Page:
Harry Redmond Jr., a trailblazer in special effects from the dawn of talking films, died at his Hollywood Hills home on May 23, writes The Hollywood Reporter.
Harry Redmond Jr., a trailblazer in special effects from the dawn of talking films, died at his Hollywood Hills home on May 23, writes The Hollywood Reporter. He was 101.
Redmond Jr. followed his father Harry Redmond Sr., the head of Metropolitan Studios, into the film business when the company moved from Long Island to California in 1926.
He started his career in First National Pictures' prop department, moving from there to RKO Radio Pictures where he started his special effects career. He worked on such RKO films as KING KONG (1933), THE LAST DAYS OF POMPEII (1935), SHE (1935) and TOP HAT (1935). After RKO, as an independent special effects artist, he worked on Frank Capra’s LOST HORIZON (1937), Howard Hawks’ ONLY ANGELS HAVE WINGS (1939), Howard Hughes’ THE OUTLAW (1943), Fritz Lang’s THE WOMAN IN THE WINDOW (1944) and Orson Welles’ THE STRANGER (1946).
On David O. Selznick's THE PRISONER OF ZENDA (1937), he met production illustrator Dorothea Holt. The couple later married in 1940.
During WWII, he operated a studio in Fort Monmouth, New Jersey for the Army Film Training Lab.
Following the war, he worked on such Hollywood films as the Marx Brothers’ A NIGHT IN CASABLANCA (1946), ANGEL ON MY SHOULDER (1946), THE BISHOP’S WIFE (1947), THE SECRET LIFE OF WALTER MITTY (1947) and A SONG IS BORN (1948).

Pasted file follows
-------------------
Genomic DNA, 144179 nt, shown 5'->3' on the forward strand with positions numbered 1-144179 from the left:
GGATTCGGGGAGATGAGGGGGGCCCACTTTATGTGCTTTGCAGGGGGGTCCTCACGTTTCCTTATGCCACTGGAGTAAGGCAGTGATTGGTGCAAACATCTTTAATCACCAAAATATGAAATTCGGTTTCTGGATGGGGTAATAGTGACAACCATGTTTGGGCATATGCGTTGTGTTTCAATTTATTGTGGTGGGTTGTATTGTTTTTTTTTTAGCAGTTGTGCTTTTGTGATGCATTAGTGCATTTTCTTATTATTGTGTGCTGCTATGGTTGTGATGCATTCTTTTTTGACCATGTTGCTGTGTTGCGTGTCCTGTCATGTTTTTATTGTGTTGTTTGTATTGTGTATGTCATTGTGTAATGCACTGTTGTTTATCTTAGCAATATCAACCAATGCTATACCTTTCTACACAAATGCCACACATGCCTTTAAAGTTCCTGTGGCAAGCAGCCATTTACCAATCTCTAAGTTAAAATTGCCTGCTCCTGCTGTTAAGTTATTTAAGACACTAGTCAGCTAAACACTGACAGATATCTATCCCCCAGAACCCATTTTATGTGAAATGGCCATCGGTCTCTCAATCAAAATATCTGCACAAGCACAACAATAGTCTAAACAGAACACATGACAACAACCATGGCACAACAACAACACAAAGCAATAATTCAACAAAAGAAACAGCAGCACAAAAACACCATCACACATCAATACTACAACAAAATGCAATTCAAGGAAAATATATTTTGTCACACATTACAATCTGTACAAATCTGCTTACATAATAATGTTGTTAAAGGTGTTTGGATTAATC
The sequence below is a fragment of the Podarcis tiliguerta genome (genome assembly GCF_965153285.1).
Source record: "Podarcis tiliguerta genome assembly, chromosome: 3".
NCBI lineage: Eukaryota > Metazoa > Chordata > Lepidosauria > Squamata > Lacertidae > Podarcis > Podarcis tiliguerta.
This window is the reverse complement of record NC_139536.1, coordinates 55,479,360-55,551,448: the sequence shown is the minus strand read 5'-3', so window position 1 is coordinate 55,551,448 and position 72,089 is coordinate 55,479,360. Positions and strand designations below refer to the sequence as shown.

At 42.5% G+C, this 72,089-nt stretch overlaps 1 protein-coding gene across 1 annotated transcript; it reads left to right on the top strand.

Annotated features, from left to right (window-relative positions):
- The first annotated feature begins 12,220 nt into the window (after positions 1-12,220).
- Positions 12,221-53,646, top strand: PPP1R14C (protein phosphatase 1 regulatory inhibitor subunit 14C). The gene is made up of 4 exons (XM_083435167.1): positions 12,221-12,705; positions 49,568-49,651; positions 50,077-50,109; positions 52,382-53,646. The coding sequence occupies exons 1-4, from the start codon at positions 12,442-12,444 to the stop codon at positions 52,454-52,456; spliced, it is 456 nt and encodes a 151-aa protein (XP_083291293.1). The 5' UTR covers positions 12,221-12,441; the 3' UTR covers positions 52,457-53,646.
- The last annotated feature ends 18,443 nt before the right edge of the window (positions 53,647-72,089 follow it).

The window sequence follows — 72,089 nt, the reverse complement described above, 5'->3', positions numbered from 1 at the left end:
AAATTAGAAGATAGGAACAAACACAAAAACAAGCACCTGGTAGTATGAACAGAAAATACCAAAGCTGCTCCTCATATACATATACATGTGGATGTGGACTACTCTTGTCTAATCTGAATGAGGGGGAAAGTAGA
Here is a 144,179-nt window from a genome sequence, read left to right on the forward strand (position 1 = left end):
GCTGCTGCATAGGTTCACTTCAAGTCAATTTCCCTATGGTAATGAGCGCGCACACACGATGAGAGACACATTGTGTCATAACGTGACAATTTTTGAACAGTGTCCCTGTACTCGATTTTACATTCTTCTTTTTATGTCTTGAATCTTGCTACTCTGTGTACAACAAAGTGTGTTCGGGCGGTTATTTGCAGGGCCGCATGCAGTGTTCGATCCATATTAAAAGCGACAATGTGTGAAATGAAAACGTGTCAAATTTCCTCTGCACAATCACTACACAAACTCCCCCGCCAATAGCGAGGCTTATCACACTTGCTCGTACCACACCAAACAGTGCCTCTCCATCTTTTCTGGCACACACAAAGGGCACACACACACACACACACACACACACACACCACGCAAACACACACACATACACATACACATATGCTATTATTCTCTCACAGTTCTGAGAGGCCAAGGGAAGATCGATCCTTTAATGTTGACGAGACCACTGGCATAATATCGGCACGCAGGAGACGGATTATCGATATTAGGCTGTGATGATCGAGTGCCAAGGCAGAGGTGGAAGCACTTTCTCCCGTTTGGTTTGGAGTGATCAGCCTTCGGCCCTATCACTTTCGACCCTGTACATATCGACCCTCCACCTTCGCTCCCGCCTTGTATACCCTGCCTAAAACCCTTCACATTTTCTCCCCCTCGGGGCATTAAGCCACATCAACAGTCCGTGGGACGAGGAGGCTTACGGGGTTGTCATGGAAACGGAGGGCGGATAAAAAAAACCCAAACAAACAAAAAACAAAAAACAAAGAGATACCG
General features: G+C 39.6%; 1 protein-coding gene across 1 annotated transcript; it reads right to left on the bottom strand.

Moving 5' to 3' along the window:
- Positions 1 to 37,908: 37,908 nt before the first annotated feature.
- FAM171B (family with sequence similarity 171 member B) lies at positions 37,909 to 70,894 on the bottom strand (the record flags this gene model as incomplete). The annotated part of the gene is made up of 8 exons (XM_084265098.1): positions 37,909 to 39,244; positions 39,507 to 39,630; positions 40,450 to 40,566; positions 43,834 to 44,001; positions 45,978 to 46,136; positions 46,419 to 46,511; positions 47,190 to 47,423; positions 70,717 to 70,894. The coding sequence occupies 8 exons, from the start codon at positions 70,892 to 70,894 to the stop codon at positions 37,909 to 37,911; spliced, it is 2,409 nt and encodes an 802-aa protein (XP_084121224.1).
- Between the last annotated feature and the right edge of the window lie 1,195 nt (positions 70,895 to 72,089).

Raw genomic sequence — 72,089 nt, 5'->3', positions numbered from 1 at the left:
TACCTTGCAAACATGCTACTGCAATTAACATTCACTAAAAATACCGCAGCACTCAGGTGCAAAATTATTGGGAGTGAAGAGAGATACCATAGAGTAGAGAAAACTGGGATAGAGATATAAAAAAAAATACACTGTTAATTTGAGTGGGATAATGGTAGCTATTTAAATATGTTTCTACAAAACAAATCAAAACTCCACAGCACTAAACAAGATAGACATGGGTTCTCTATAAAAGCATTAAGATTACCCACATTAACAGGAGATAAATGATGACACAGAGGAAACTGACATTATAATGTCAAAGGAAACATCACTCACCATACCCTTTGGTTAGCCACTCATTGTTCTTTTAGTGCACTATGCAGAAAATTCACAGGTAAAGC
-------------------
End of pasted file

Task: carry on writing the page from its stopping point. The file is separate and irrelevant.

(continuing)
In the 1950s, he teamed up with writer-producer Ivan Tors on sci-fi films and television projects such as films like THE MAGNETIC MONSTER (1953) and GOG (1954) and TV shows like SCIENCE FICTION THEATER, SEA HUNT and DAKTARI. He later served as associate producer on Tors-produced projects such as FLIPPER (1963), CLARENCE, THE CROSS-EYED LION (1965) and ZEBRA IN THE KITCHEN (1965).
By the late 1960s, his daughter Lynne Jackson told THE HOLLYWOOD REPORTER that he had been discouraged by increasing "above the line" costs on productions and retired from the business. His final works came on TV with the series THE OUTER LIMITS and movie THE UNKNOWN.
His wife died in 2009. She was 98. In her career, she was part of the design of the Seattle Space Needle, the restaurant at LAX and Disneyland's Main Street.
Daughter Jackson, son Lee Redmond, three granddaughters and three great-grandsons survive him. The family will have a memorial service at Forest Lawn Glendale on June 21 at 1:30 pm.